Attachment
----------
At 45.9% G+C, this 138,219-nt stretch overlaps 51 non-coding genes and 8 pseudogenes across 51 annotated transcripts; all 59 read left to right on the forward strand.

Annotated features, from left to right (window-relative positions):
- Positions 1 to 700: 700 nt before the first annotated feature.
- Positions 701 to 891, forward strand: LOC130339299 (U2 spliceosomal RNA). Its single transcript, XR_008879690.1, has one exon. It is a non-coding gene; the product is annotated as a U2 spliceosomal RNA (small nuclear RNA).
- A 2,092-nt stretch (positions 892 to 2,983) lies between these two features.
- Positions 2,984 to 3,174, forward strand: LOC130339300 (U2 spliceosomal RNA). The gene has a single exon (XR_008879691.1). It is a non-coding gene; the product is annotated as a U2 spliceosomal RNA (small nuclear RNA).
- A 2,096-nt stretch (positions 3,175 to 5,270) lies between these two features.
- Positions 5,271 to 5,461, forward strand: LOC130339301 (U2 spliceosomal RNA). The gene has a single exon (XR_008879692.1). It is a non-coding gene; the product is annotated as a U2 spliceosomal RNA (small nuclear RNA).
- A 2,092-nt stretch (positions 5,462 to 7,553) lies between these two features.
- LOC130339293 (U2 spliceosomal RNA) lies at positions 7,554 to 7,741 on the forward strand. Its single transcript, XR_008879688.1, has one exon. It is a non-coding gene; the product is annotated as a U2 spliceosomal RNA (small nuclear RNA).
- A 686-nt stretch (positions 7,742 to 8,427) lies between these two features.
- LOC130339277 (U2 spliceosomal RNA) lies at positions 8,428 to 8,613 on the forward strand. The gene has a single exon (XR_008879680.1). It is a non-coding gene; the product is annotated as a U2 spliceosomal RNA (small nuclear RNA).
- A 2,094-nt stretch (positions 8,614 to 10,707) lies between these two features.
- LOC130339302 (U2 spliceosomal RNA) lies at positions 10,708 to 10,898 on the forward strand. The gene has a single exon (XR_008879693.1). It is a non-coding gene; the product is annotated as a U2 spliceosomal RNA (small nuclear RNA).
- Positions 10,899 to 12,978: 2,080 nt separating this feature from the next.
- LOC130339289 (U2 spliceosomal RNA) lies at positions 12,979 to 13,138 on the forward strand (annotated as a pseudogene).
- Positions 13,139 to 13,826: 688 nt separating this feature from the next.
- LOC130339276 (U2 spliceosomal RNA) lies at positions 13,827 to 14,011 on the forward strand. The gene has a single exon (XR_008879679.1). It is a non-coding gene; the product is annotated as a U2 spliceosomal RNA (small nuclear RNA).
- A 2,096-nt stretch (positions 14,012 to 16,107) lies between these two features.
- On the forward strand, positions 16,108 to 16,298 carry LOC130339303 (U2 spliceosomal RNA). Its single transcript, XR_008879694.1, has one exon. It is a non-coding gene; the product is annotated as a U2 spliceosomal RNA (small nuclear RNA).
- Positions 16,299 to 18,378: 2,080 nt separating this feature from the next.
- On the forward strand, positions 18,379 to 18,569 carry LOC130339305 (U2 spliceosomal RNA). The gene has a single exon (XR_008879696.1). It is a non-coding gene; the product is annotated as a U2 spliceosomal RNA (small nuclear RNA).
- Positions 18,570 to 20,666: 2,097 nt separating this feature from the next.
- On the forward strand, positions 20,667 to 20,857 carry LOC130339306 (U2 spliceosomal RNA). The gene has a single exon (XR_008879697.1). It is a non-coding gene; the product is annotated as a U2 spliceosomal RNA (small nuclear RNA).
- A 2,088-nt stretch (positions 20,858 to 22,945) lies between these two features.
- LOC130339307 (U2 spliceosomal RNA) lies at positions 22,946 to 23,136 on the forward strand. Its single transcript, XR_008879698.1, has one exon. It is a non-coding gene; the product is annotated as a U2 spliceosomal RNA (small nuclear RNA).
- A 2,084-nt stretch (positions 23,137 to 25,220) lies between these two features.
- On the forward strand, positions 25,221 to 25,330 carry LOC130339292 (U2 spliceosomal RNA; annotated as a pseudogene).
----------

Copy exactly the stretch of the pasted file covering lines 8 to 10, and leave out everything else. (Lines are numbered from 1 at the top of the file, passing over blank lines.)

- Positions 5,271 to 5,461, forward strand: LOC130339301 (U2 spliceosomal RNA). The gene has a single exon (XR_008879692.1). It is a non-coding gene; the product is annotated as a U2 spliceosomal RNA (small nuclear RNA).
- A 2,092-nt stretch (positions 5,462 to 7,553) lies between these two features.
- LOC130339293 (U2 spliceosomal RNA) lies at positions 7,554 to 7,741 on the forward strand. Its single transcript, XR_008879688.1, has one exon. It is a non-coding gene; the product is annotated as a U2 spliceosomal RNA (small nuclear RNA).